As yet, I haven’t had the good fortune to witness this weirdness in the wild, but this video of a guy “fishing” for tiger beetle young using ant prey on a string is pretty illustrative and compels comparisons of tiger beetle larvae to the asteroid-dwelling, space-ship swallowing Exogorths of “Stars Wars” fame. “This is no cave!” indeed, Mr. Solo.

Oil

Elley Swan

Artist Elley Swan’s illustration “Cantharidin Orbs” depicts the oil beetles’ defensive habit of oozing oily yellow-orange drops of skin-blistering “blood” when threatened or roughly handled.

Oil beetles

Oil beetles are a particularly distinctive genus (Meloe) of blister beetle both in mien and manner. For one thing, it’s easy to tell the guys from the gals: in addition to being smaller and slimmer than the females, male oil beetles boast goofy, C-shaped kinks in their antennae that are used to grasp female antennae during courtship displays.

Our local oil beetles are waxy black with an occasional bluish, purplish sheen and feature super short forewings, resulting in a strong resemblance to charred hop umbels with legs or bloated, side-bustled coffee beans.

These corpulent cuties are found on the ground or feeding on foliage in the spring and fall. Like other blister beetles, oil beetles can “bleed” defensively, releasing gorgeous nectarine-orange globes of cantharidin-infused hemolymph from their leg joints. Cantharidin is a colorless skin-blistering chemical occasionally used to remove warts and historically used as a questionable aphrodisiac called “Spanish Fly.”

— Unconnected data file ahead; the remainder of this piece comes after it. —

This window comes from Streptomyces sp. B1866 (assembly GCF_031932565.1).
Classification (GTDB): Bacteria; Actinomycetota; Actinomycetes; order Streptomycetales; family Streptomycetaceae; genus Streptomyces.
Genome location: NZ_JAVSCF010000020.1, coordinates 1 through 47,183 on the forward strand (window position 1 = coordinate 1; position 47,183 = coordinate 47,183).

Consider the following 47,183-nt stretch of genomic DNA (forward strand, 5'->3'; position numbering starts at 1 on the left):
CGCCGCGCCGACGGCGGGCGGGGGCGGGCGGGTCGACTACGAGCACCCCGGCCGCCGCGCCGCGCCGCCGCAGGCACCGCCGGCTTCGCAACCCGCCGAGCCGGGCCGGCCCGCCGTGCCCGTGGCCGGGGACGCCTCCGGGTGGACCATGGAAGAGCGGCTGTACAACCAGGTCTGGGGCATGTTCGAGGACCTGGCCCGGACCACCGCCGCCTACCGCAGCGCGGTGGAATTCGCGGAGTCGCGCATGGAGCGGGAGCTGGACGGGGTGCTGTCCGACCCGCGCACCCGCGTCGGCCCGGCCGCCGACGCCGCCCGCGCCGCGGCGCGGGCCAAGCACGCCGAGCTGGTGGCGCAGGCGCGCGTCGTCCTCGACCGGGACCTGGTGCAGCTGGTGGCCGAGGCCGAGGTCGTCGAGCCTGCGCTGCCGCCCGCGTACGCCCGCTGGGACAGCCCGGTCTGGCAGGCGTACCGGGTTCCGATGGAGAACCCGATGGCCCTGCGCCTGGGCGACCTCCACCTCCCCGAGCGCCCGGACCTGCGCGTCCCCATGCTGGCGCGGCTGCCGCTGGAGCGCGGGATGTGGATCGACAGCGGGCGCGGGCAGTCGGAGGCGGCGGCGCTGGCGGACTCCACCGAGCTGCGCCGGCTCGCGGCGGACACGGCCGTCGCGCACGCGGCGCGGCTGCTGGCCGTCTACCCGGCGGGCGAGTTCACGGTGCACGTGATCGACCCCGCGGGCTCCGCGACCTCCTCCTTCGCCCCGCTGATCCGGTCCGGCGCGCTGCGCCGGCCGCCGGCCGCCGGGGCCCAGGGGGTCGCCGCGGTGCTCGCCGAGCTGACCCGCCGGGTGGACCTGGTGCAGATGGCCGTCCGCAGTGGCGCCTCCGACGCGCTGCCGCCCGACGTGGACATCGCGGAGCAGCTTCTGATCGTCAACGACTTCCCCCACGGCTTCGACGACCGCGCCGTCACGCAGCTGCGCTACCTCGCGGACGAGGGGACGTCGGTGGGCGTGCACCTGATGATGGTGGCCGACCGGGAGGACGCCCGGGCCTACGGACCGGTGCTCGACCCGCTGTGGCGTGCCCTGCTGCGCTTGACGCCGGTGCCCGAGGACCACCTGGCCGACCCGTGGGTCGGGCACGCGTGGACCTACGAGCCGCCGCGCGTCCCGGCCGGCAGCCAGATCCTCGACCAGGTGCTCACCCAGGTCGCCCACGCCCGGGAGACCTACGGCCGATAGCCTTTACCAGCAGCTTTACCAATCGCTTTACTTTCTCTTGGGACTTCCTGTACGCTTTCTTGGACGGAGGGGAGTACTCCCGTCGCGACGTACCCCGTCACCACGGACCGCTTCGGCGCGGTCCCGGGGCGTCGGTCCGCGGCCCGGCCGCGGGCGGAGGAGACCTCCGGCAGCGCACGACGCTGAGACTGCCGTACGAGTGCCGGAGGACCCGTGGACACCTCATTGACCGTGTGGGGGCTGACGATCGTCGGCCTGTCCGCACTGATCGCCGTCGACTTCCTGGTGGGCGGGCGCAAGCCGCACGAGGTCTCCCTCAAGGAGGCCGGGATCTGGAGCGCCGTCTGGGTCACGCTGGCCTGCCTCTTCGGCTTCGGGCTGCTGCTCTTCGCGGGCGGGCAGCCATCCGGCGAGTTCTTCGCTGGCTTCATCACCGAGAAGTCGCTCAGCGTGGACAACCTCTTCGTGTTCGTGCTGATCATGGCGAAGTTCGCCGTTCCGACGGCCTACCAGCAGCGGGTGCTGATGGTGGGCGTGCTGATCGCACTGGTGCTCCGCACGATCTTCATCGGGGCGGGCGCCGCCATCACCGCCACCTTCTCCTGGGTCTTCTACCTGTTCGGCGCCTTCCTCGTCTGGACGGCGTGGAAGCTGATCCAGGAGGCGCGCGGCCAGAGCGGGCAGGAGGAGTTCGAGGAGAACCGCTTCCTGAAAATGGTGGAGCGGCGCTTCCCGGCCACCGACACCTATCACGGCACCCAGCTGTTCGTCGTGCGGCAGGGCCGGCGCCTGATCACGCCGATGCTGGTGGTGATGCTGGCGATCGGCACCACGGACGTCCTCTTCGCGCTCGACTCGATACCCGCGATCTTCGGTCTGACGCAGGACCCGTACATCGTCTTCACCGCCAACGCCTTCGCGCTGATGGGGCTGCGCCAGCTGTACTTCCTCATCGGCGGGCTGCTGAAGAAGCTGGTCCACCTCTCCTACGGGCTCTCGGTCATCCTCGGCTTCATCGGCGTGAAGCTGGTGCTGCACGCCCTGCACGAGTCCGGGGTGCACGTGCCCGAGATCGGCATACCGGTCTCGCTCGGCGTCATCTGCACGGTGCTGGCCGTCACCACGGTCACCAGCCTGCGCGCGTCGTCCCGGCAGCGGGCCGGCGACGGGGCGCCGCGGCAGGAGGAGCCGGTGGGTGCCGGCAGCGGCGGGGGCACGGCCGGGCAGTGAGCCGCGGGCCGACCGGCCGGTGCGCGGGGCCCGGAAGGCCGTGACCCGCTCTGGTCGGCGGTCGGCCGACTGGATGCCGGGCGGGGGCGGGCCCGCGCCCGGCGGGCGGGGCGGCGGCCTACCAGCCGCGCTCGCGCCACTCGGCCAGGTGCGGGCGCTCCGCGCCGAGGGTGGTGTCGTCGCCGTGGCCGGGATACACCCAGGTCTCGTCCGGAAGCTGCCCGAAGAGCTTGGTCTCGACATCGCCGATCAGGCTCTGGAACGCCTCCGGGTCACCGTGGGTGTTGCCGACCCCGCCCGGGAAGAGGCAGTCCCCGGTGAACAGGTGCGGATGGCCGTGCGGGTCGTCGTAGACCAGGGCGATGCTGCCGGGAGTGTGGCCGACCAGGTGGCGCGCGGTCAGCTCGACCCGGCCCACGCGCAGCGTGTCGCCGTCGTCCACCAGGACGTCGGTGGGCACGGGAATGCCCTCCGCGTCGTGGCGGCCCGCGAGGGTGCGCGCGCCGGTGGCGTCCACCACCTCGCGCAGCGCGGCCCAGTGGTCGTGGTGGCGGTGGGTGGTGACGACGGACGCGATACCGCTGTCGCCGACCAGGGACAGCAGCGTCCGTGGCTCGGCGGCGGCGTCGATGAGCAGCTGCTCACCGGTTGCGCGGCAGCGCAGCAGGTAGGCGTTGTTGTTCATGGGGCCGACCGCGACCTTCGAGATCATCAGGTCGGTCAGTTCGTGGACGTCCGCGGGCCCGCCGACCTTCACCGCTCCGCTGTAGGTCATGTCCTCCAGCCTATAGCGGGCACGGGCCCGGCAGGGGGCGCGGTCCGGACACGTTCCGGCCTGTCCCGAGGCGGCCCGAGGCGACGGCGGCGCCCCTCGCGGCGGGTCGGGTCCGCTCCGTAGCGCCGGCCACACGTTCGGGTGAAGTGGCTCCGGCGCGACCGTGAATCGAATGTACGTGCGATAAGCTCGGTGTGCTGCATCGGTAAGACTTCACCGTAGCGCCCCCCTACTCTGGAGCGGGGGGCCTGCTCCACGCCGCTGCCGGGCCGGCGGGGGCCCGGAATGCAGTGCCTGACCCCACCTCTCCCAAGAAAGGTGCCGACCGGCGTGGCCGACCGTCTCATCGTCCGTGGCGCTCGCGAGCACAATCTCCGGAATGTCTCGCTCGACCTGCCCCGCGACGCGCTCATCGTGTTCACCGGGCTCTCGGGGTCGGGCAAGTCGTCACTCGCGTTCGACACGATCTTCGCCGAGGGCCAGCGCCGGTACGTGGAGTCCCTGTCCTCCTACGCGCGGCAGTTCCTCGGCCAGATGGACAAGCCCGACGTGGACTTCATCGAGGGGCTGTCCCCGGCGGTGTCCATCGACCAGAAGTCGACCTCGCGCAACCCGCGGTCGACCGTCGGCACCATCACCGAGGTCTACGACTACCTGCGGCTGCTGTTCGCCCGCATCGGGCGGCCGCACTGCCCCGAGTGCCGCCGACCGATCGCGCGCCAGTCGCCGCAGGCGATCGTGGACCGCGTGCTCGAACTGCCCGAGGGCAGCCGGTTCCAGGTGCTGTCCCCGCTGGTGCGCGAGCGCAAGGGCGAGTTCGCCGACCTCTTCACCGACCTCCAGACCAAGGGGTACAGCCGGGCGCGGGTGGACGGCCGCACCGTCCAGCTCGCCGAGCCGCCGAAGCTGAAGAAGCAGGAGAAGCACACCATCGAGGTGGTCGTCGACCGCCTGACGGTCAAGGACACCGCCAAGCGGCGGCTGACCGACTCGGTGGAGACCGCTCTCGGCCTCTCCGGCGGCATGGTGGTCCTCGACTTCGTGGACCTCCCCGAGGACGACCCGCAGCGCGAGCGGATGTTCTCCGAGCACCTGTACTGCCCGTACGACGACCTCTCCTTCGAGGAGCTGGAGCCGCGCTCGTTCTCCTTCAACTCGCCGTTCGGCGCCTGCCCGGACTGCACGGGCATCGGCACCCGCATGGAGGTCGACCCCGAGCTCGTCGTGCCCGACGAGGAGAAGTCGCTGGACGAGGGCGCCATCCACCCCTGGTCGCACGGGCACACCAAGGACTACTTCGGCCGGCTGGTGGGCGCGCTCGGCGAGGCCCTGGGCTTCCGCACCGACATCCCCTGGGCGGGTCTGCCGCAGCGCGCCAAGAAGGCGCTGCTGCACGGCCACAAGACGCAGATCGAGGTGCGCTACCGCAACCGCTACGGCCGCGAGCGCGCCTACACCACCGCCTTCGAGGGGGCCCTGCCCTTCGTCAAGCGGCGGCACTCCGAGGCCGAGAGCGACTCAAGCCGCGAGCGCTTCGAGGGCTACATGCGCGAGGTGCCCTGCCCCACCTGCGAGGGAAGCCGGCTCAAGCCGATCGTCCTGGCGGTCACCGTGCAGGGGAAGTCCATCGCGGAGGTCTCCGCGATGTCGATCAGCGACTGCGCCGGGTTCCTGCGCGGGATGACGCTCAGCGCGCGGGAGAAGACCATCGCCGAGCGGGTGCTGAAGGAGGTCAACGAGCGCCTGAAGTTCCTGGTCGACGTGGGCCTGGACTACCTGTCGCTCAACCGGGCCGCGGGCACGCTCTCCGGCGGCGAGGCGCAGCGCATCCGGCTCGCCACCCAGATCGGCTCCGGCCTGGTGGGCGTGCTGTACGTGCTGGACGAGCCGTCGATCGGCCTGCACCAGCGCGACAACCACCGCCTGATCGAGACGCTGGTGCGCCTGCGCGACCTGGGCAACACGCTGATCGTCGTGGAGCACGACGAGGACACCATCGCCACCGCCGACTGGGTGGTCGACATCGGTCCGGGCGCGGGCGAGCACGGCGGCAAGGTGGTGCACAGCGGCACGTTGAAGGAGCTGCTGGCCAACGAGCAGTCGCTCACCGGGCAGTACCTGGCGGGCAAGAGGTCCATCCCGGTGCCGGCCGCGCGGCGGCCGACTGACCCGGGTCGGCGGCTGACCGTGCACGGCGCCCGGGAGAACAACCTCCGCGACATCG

Don’t let this characteristic stop you from observing or even holding these gentle giants. (I’ve never been able to raise blisters on myself from voluntary applications—to my wrists—of the beetles’ secretions.) But do use caution and care when handling these beetles (especially if you have allergic sensitivities) and definitely wash your hands before touching your face or food.

And if you think the adult beetles’ chemical weaponry is neat, just wait. Oil beetle larvae, called triungulins, are flat-out fiendish.

Parasites of ground nesting bees, triungulins use an ingenious three-step scheme to gain entry into bee nests, where they feast on pollen, nectar and eggs.

First, the tiny worm-like beasts cooperatively gather at the tip of a stem in the shape of a female bee! There, the larvae release pheromones that fool nearby male bees into mounting the “attractive” aggregation. The larvae then attach to the male’s underside, essentially hitching a ride (a biological symbiosis called phoresy) to an actual female who, eventually, and unknowingly, transports the larvae to her well-provisioned nest.

There’s got to be a ride sharing-based horror movie plot in all this, yeah?

Drop us a line

Have a bug-related question or cool invertebrate photo? Want an ID for that crawling creepy in your bathtub? The get in touch! The BugBytes’ team would love to hear from you. Just send your queries to BugBytesMT@gmail.com.